Go to the NBAs for 1961. AJ Liebling, in N'Orleans to research his book on Earl Long, picks up a just-publised novel by a local guy - Walker Percy's "The Moviegoer." The book had received some good reviews here and there, but it was far from any bestseller list. The editor who'd acquired it, Stanley Kauffmann, had left Knopf before it was published (or thereabouts), and no one at Knopf gave a damn about the book - their tip for the NBA was William Maxwell's "The Chateau" (not to say that that isn't a fine novel). So Liebling read "Moviegoer," loved it, told his wife Jean Stafford (an NBA judge that year, as it happened) about it - and "Moviegoer" ended up winning the NBA (over "Franny and Zooey," no less). It was then that people paid attention to the book, and it was then that it sold.
Of course, the following year, JF Powers' "Morte D'Urban" beat "Pale Fire" for the NBA - but then again Powers is a hell of an underrated writer, even though Pale Fire is the more important book. But let's not fool ourselves. There are more than a few in publishing who would prefer to see NBAs in which not only the Powerses, but even the Nabokovs, are set aside in favor of (substitute your favorite top-selling schlockmeister or -mistress here).

Marjorie said...

Re: your "sidenote to writers, editors and anyone else who gives lip-service to the importance of literary fiction: you have an obligation to go out and BUY at least one of these books."

I am one of the fish in the sea that you are all angling for - an educated, literate, avid reader who can afford to buy as many books as I want. By my reckoning, I read about two books a month. (It used to be more, but children have an odd way of needing a lot of attention.)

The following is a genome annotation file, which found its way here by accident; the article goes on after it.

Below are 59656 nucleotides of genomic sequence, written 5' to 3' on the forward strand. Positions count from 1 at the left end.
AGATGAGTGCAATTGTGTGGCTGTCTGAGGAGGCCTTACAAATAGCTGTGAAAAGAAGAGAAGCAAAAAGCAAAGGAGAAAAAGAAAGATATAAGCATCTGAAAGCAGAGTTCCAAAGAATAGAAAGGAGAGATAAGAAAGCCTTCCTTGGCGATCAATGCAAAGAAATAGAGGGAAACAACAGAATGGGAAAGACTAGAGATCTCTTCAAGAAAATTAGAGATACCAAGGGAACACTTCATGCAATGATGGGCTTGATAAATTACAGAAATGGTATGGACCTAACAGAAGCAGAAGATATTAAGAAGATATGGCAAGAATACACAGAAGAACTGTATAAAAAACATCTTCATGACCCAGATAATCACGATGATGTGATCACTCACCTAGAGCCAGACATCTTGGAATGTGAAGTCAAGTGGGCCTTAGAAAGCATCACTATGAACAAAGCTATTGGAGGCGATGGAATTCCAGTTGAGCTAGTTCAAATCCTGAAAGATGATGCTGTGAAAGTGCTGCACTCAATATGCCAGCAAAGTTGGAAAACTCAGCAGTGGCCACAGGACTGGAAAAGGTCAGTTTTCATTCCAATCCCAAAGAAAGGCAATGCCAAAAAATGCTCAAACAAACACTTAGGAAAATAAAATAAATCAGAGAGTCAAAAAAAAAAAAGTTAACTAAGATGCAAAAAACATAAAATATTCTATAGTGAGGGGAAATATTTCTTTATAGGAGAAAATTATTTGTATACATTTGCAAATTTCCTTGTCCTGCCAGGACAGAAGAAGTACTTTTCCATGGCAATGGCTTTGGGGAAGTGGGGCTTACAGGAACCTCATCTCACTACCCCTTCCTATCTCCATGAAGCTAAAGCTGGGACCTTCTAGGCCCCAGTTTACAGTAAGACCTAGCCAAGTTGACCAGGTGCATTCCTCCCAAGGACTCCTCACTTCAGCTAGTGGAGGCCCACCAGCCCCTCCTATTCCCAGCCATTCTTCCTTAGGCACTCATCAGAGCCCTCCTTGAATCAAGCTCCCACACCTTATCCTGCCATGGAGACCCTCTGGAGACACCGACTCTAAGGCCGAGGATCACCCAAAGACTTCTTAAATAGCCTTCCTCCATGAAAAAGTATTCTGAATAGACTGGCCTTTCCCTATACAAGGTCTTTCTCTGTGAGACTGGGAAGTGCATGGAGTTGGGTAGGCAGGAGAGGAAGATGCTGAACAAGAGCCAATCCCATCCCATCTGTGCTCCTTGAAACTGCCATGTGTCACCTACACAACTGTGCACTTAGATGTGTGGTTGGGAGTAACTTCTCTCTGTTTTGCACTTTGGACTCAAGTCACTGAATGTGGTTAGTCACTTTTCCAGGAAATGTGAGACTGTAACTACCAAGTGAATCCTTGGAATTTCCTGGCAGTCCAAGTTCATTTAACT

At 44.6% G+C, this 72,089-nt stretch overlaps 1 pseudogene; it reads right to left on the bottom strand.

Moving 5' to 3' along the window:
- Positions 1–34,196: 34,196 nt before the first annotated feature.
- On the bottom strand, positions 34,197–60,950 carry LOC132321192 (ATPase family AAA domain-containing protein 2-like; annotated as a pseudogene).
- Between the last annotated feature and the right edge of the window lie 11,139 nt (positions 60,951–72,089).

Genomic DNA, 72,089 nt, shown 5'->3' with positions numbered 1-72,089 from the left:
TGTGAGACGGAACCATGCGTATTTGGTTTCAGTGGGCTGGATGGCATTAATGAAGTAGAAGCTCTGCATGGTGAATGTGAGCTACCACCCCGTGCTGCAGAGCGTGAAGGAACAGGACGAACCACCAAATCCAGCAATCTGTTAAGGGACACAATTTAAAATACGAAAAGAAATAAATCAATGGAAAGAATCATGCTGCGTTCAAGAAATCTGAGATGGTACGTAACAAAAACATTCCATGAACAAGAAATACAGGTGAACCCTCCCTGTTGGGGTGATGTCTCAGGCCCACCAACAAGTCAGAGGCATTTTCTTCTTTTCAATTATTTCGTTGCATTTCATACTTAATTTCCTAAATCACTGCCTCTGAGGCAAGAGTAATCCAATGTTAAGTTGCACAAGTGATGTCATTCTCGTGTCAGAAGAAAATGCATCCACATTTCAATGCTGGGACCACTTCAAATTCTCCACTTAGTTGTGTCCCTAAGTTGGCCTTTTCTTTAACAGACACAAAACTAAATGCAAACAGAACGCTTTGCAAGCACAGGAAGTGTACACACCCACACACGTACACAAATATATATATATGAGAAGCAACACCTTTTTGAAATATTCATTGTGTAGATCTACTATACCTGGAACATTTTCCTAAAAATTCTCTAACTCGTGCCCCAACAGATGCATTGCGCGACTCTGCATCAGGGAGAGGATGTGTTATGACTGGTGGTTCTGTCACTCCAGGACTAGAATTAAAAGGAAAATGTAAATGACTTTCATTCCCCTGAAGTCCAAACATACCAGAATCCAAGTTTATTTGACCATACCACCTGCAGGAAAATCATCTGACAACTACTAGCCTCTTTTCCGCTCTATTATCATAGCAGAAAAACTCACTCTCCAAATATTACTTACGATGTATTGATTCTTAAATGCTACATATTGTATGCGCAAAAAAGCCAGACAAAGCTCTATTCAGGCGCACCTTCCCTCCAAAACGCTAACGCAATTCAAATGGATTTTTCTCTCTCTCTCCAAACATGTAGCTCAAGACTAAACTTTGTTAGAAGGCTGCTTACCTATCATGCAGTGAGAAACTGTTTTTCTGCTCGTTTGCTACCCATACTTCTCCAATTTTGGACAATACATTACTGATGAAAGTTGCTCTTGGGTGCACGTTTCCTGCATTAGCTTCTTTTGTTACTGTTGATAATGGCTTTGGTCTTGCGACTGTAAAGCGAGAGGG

My financial adviser informs me that I must die when I am 87 because I will run out of money at that point. So, assuming she is right, at two books a month I will read only 520 books more in my lifetime. Do I want to waste one of those precious allotments on an award-winning book that I find neither enjoyable nor enlightening? I do not.

Screw the awards and their fallible human judges. I start with reviews and word-of-mouth. Then I go to the book jacket and read a page or two at the bookstore or on Amazon. Then I buy it and give it 50 pages. If I'm not laughing, crying, or learning something by page 50, out it goes, guilt-free. Life is too short to read a book that doesn't give me something in return for my time, energy, and money.

I have read and enjoyed many books that fall under the lit fic umbrella, including The Human Stain, The Corrections, and Middlesex. I've also read and loved a few in the trash category, whose authors I will spare the indignity of identifying. Call me crass, unthinking, or middlebrow - I call myself a reader.

- Marjorie

Anonymous said...